I’m writing by the light of a candle, with a pencil in the bathroom. I have to sit here in the dark. You see, the Internet of Things is driving me mad, out of my mind. The appliances in my home are ruining me; sliming me.
I always had trouble with inanimate objects: doors that hit me, shoes that hid from me, hammers that sought out my thumbs and carpets that wanted me flat on my ass. But that was before the Internet of Things; before Silicon Valley issued them with brains.
That nice, useful microwave is a malicious devil. Would you believe that it has gotten the other appliances — all those with computers built in — to conspire against me because of something I wrote belittling the Internet of Things?
Well, the things have taken up arms against me. It is war, plain and simple, in my home.
They bully me. The washing machine emailed me, “I know what you and the boys did last night. Spaghetti and Chianti again?”
The television in the bedroom tweeted, “You’re cut off. No more binge-watching ‘Married with Children.’”
How can I tell my dear wife that I have to sleep on the couch because the microwave is in cahoots with the washing machine and the bedroom TV to torment me? Even my i Phone threatened to put pictures of me in the buff on Facebook.
I’ve tried to reach out to the appliances, tried to make peace with them. I’ve pleaded with the smart meter in the kitchen, “Can’t we just get along? After all, we live in the same house.”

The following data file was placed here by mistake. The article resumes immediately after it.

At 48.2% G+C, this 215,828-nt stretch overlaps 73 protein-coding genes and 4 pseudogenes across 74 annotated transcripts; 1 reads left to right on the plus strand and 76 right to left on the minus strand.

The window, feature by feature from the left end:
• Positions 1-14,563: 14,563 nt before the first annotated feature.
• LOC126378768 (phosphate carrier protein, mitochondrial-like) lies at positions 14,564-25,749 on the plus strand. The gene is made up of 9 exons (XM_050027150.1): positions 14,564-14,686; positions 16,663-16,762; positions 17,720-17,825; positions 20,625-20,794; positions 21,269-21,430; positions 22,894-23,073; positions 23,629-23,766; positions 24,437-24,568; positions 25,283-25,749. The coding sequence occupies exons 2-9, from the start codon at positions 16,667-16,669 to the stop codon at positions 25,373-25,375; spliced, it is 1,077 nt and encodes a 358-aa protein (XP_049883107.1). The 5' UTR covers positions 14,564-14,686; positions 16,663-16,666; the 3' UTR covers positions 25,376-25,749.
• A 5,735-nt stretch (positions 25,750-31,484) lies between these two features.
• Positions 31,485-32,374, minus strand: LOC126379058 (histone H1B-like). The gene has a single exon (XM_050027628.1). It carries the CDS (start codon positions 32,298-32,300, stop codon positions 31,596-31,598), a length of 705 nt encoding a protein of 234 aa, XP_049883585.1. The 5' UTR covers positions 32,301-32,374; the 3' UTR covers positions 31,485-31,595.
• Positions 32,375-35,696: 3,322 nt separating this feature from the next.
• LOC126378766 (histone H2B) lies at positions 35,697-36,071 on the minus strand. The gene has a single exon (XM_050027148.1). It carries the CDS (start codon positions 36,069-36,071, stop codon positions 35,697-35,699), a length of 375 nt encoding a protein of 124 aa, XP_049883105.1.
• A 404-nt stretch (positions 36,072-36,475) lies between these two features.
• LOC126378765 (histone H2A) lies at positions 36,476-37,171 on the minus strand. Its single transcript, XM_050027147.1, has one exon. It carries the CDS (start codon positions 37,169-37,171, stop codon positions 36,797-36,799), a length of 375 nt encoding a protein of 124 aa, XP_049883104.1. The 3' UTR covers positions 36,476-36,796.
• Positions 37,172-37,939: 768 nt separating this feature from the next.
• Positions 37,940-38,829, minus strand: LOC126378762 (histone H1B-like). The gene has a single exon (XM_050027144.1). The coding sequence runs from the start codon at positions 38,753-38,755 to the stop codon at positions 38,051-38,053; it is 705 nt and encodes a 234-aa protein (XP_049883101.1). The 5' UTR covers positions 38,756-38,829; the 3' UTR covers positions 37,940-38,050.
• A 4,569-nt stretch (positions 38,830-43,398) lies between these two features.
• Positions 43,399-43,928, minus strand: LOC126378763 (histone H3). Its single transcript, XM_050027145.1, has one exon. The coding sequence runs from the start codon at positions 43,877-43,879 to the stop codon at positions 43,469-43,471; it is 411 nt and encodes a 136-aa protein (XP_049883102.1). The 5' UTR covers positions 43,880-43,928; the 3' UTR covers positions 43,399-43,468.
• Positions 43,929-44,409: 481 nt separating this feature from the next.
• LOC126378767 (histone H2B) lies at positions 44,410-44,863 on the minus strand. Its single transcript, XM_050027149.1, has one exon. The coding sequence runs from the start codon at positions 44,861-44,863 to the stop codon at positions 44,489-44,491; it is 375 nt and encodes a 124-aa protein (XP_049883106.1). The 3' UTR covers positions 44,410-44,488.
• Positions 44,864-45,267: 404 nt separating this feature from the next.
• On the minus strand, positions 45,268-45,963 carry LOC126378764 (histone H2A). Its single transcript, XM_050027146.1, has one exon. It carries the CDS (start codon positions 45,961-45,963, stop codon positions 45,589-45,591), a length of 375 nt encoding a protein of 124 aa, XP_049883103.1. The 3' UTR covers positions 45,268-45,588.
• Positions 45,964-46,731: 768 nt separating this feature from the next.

My life is utterly destroyed.
It all began with one of those smart domestic assistants that communicated with the smart devices in your home. I knew about its artificial intelligence but I didn’t think it was intelligent enough to prevail on all the appliances in my home to drive me mad.
How did I get on the wrong side of my appliances, which I bought and installed? Even my video game console is a double agent. It lulls me into a false sense of trust with games, then it hands over the results of secret IQ tests to my boss.
I can’t tell anyone. “Who you going to tell? You’ll be committed,” the cruel refrigerator emailed me.
I begged the appliances collectively to accept my apology, to let me make amends. That set off a torrent of abuse on social media. My smart watch started flashing, “Nice try, big guy.”
I’m now all alone with my toilet bowl. I could hug it because it’s not part of the Internet of Things. It’s solid, old-fashioned and even, in my mental state, lovable.
I had a plan that I broached with my wife. I asked her, out of earshot of anything connected to the internet, whether she would like to join the Amish, to live simply with a horse-drawn buggy. Then I realized that we couldn’t buy a buggy because the mixer in the kitchen has been monitoring my credit cards obsessively.
Like President Trump, these gadgets don’t brook criticism. Even an innocent clock-radio can turn on you. Mine did. It woke me up on Nov. 9, 2016, to tell me that Trump had won. That’s when I began losing it.